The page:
The final spending package for fiscal year 2018, passed by Congress on March 22 and signed by Pres. Trump on March 23, provides $65 million for the National Sea Grant College Program, which includes Connecticut Sea Grant and 32 other Sea Grant programs across the country.
The funds for Sea Grant, part of the National Oceanic and Atmospheric Association budget, are $2 million above the fiscal 2017 spending package. Originally slated for termination in the President’s budget proposal for 2018, preserving Sea Grant programs received bipartisan support.
Also included in the NOAA 2018 budget is $11.5 million for the Marine Aquaculture Program, also a $2 million increase over last year. Aquaculture is a main focus of CT Sea Grant and many other Sea Grant programs. The funding for Sea Grant and aquaculture were among several programs included in the budget that will benefit Long Island Sound, Connecticut Sen. Chris Murphy’s office noted in a statement March 23.
“We are grateful that Congress reinstated science in the federal budget, and the support for programs related to Long Island Sound in particular is very encouraging,” Sylvain De Guise, director of Connecticut Sea Grant, said March 26. “We are particularly thankful for the efforts of Sen. Murphy, who sits on the Appropriations Committee and advocates for Long Island Sound-related programs.”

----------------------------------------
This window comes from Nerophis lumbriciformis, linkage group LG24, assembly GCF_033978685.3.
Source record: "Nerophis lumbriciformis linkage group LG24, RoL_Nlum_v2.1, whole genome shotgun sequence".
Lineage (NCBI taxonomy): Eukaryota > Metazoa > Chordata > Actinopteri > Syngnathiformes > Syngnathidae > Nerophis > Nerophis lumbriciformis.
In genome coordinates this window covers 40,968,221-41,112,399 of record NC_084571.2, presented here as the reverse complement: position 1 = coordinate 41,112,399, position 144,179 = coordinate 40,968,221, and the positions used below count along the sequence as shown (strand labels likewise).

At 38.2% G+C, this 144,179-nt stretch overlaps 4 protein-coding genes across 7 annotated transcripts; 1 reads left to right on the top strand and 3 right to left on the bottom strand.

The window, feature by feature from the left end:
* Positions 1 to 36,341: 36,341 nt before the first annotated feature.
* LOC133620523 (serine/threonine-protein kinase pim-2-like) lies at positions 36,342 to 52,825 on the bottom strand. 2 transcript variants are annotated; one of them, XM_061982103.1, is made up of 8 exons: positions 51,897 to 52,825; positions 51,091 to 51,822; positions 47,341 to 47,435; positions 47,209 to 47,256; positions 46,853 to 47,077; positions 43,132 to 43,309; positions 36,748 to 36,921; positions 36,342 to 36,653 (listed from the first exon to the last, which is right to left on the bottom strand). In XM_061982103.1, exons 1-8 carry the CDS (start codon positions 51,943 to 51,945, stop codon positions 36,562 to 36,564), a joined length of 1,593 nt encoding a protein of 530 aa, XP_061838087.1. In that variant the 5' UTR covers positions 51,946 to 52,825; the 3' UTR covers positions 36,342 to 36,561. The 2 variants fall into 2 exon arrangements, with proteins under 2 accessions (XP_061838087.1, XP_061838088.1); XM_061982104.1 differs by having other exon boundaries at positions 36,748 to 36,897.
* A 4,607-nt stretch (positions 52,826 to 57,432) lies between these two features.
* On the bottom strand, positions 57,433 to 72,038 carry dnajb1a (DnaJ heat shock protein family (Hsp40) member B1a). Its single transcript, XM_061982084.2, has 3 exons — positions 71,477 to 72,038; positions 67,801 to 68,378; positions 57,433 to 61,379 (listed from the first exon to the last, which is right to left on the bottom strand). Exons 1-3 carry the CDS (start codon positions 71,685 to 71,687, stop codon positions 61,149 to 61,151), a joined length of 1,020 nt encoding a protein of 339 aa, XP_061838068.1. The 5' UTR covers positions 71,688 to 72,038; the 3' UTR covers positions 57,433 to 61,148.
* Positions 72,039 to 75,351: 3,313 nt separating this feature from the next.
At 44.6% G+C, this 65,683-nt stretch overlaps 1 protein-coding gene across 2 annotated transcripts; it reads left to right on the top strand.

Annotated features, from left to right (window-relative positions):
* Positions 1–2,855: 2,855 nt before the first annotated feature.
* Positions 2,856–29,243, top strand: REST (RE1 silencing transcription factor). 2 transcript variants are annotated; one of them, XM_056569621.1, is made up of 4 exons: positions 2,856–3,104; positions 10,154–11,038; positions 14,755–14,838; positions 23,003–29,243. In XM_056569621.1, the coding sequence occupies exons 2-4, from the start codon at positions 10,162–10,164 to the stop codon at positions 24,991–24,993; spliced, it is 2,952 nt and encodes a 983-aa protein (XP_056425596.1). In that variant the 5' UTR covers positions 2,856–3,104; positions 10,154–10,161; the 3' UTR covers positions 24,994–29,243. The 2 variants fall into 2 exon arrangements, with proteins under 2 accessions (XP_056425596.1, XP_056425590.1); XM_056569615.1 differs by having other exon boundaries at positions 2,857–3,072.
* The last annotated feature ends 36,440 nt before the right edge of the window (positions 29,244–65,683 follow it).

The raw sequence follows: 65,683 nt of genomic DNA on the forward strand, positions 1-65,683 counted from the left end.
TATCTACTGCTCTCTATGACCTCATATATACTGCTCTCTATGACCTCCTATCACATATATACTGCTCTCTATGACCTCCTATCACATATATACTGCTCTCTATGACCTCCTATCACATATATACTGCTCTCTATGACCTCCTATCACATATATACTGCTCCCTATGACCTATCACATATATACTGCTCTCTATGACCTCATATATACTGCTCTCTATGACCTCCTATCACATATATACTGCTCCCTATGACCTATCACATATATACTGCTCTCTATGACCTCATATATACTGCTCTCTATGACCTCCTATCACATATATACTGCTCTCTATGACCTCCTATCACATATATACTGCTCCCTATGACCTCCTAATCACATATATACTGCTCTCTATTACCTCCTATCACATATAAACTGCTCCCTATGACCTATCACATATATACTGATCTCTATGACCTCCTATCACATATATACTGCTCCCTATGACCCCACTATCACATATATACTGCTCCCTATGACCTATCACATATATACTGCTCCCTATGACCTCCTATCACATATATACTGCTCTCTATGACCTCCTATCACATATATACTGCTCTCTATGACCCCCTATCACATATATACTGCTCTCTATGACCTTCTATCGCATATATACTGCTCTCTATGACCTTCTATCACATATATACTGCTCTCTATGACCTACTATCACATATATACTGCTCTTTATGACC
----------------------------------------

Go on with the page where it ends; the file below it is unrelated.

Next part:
Both Murphy and Rep. Joe Courtney, D-2nd District, have recently led colleagues in the Senate and House in signing letters urging continued support for Sea Grant in fiscal 2019, though the President’s proposal has again proposed terminating the program.
Approval of the final 2018 budget, after several short-term continuing resolutions and two government shutdowns, funds government programs through the end of September.
For fiscal 2018, Connecticut Sea Grant receives about $1.75 million in core federal funds, which will leverage a 50 percent mandatory state match, as well as additional funds from other competitive sources.